As the current crisis of the corona virus is sweeping our nation, I think it is safe to say that we all are seeing changes in our lives whether positive or negative. This crisis has hit our country and affected people in ways no other thing has in my lifetime. Mass layoffs, government stimulus, closing of businesses, and a volatile stock market all have put fear into the American people and have them wondering if they will still have a job, if their retirement savings will be gone, and if this is something that we as a country will ever recover from. As both confirmed cases of Covid-19 and deaths from the virus continue to build we are all left wondering when this will end.
As my work situation has changed as a police officer I am still lucky to say that I have a job and a steady paycheck that is getting me through this difficult time and keeping my financial situation secure. Despite record drops in the stock market that have caused me to lose approximately $80,000 in the last month or so, I am still doing ok and am actually excited for when this is all over and the market has recovered.
One of the most common questions I have been getting during this time is “what are you doing with your money”? People are curious if I’m pulling my money out, buying individual stocks that have dropped tremendously, or wondering what type of scheme I have to take advantage of this situation.
Unfortunately for them my response is very boring. My general response thanks to JL Collins and his book The simple path to Wealth, is to advise them how I just continue to invest in index funds, keep my money in the market, and invest little amounts here and there whenever major dips happen. They are sad to hear that I’m not following the exciting approach of investing in individual stocks and gambling that those stocks will go up. I’m not going to lie, I was very tempted to start buying up some individual stocks such as Royal Carribean as it had dropped from over $100 to per share to $20 per share in a matter of weeks. What I had to keep reminding myself of though is that investing money is not a game or something to play around with, by buying up individual stocks I would be doing just what I mentioned above… gambling. I’ve tried this before and I have failed, but thanks to JL and his wisdom I have decided that I will continue to go with the plan and just keep doing the boring but simple type of investing that I have done and mentioned in this blog before.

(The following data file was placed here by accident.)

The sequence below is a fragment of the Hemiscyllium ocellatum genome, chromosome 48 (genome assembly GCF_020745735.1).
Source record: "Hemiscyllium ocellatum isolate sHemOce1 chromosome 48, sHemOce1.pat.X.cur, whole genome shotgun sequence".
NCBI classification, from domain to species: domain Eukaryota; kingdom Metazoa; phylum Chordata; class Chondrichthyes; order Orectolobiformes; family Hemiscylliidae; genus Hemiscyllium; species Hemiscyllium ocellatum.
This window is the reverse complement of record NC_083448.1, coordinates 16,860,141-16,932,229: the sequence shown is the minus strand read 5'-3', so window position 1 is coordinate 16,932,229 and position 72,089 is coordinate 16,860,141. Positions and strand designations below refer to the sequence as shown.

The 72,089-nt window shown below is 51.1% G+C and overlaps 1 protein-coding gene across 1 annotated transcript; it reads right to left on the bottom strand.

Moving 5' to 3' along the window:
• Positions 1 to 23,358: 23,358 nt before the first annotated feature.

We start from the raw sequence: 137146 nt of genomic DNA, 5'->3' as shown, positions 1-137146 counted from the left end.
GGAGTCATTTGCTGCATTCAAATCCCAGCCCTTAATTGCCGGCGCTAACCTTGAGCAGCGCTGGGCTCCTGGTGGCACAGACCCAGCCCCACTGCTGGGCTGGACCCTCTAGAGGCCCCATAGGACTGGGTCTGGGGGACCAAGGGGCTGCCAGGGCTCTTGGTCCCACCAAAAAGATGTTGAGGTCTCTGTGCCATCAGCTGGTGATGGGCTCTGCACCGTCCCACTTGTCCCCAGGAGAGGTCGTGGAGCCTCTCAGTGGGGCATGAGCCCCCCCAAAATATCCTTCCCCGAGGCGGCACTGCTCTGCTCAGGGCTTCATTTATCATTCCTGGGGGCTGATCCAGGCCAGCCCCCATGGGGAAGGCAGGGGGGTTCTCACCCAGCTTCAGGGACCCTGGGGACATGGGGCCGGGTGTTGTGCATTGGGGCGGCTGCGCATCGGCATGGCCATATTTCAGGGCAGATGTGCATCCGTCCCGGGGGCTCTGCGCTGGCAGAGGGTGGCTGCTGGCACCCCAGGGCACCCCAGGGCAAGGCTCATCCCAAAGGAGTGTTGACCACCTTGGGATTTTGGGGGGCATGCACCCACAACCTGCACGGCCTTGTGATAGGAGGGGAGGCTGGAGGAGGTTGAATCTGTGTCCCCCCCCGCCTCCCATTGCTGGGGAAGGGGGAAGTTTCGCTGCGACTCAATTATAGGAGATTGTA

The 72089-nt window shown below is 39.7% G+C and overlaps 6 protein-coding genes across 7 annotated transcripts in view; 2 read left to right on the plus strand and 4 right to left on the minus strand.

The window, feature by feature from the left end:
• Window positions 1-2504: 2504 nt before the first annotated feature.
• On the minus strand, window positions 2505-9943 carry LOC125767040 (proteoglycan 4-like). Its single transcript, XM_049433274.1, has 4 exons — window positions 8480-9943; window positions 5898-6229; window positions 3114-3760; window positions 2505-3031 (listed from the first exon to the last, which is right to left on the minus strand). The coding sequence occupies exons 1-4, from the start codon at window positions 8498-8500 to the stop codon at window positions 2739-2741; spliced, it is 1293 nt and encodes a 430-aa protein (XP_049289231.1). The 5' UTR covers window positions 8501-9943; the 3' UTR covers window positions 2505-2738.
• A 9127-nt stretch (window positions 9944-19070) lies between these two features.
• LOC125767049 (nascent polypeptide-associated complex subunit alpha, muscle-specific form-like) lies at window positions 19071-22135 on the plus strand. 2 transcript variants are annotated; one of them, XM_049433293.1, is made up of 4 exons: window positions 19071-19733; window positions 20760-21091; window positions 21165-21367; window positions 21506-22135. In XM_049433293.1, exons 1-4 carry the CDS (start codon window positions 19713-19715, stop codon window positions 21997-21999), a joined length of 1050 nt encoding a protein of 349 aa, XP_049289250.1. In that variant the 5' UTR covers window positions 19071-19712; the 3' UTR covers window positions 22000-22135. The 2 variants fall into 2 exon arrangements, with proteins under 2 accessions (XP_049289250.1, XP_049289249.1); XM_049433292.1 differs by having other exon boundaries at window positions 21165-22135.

What has been interesting to me is watching all of society start to fall into somewhat of a FI lifestyle. Many people have been forced to adapt the lifestyle of those seeking financial independence out of sheer necessity. This includes staying at home and cooking meals, spending time with family, managing your time effectively, budgeting, managing retirement funds, and learning to live within their means during these times of uncertainty. I think one thing that has been made apparent on things like social media is how bored people have become. It has shown through how much people rely on their jobs as their means of social interaction and just simply taking up their time. This is funny to me because on the flip side all most people do is complain about their jobs and wish they didn’t have to work and when that wish is finally granted they have no idea what to do with themselves. This is why it is imperative to create a life plan if you are seeking an early retirement lifestyle.